Since my last couple posts have been kind of unfocused, I figured I’d break out a story from The Archives. Actually, I’ll have to tell you two stories and surprisingly, one of them has to do with shoes.
[Watches female eyes light up across the blogosphere…]
It all starts with the boots.
One day back when I was living in Albany, Future-Ex and I were cruising through the mall, just her and I. This was before we were married, but after we’d bought the house together. As we passed in front of this exotic boot store, I stopped at the window to look at the snakeskin boots. I’d always thought they looked really sharp.
So in passing, I said, “Man, if I ever had a couple hundred bucks to toss down the toilet, I’d get a pair of snakeskin boots.” We continued on our way and I never mentioned it again.
Cut to my birthday later that year and lo and behold, she got me a pair of snakeskins! I was overjoyed! I had no idea she remembered that comment and was thrilled to have such an extravagant wife.
My snakeskin boots. I’m sure they could use a good clean and shine.
The thing I learned about wearing the snakes was that while the tops were soft and pliable, there was nothing to the soles. Between the steel bar in the arch and the forward edge of the boot heel that cuts into my heel, it was clear that I wouldn’t be able to wear these things for any long stretch of time. (And this was before the Delayed Pressure Urticaria. These things kill me now.)
But boy, they looked good. With the big heels, I looked like I was about 8 feet tall and with every stride you heard that distinctive boot-click, letting everyone around know that a badass was approaching.
Side note: I wore them to work here in Baltimore one time. I figured that since I sat down most of the day, I’d be OK. On the contrary, my feet were throbbing by the time I got home. But on the way in, as I was walking up out of the subway, I heard someone say, “Love the boots!”
I turned around and saw that it was a young black girl, who just so happened to be wearing skin-tight snakeskin pants. It was probably a stripper, on the way to the day shift at one of the clubs on The Block.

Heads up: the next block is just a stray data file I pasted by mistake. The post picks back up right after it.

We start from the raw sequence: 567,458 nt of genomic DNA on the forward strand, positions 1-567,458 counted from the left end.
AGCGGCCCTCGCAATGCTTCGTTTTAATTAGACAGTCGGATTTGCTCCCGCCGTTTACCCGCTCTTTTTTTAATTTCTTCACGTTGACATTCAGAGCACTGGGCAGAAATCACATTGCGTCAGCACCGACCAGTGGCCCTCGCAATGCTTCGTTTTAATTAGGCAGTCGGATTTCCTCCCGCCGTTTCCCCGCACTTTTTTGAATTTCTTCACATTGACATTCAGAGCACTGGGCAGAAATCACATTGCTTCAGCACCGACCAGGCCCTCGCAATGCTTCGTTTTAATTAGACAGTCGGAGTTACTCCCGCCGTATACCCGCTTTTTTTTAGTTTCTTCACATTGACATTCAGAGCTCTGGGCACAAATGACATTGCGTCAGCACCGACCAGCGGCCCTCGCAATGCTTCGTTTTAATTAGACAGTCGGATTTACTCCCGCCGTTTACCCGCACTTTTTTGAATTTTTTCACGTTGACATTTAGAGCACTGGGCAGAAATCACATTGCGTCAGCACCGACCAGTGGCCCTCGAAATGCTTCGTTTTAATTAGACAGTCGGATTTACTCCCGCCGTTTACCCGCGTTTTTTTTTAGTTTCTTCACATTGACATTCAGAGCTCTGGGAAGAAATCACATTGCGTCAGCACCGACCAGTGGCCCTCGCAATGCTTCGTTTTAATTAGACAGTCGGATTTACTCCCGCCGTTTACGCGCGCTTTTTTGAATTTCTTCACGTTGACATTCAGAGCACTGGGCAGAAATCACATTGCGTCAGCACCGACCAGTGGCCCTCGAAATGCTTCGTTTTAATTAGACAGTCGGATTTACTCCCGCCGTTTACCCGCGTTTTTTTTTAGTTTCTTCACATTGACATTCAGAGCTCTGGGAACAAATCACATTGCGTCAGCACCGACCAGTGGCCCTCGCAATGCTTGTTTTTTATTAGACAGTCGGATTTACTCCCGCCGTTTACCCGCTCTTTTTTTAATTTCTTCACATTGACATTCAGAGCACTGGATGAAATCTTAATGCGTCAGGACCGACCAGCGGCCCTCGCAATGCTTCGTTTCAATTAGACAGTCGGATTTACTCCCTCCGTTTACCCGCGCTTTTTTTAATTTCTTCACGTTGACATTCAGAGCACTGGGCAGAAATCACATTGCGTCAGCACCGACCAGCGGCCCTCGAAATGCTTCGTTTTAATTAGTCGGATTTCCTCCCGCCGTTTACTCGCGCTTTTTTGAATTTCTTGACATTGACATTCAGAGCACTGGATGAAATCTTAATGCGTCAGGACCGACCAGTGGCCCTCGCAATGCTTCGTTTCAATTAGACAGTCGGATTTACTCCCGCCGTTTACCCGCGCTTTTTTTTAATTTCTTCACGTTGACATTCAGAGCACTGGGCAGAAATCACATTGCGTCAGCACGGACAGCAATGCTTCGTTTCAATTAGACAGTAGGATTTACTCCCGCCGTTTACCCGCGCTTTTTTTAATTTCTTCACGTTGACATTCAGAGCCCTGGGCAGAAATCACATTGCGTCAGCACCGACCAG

OK, so back to Albany…
We spent the next spring in a whirlwind of wedding planning. First and foremost, we had to find a place that would marry us. Both of us were recovering Catholics, but while it was my first time, she’d already been married twice before, so a Catholic Church wedding was out of the question. That suited me just fine. I didn’t much care who married us; I knew that the only praying I was going to do on Sundays was going to be on the behalf of the Pittsburgh Steelers.
So we checked around and found a Unitarian church nearby, conveniently located right down the street from where we wanted to have the reception. The Unitarians take pretty much everyone so I wasn’t too worried about getting turned down. The minister (or whatever) only asked that we come in one time for a counseling session. I was fine with that, as I wanted to get a handle on him too.
We managed to act like we were a good match and convinced him to take the gig. Obviously, one of the reasons churches like this will marry people that are unaffiliated with them is to try to change that fact and get them attending services. Naturally, he asked Future-Ex, her kid and I to come to the following Sunday’s service and we agreed. I figured that it would be a good idea to go and make sure they weren’t into anything too weird, you know, like fires or dragons or rolling on the floor and speaking in tongues. I thought we’d just slip in and sit in the back, observe like flies on the wall and make sure we weren’t making a terrible mistake. We’d slip in and slip back out, without drawing any undue attention.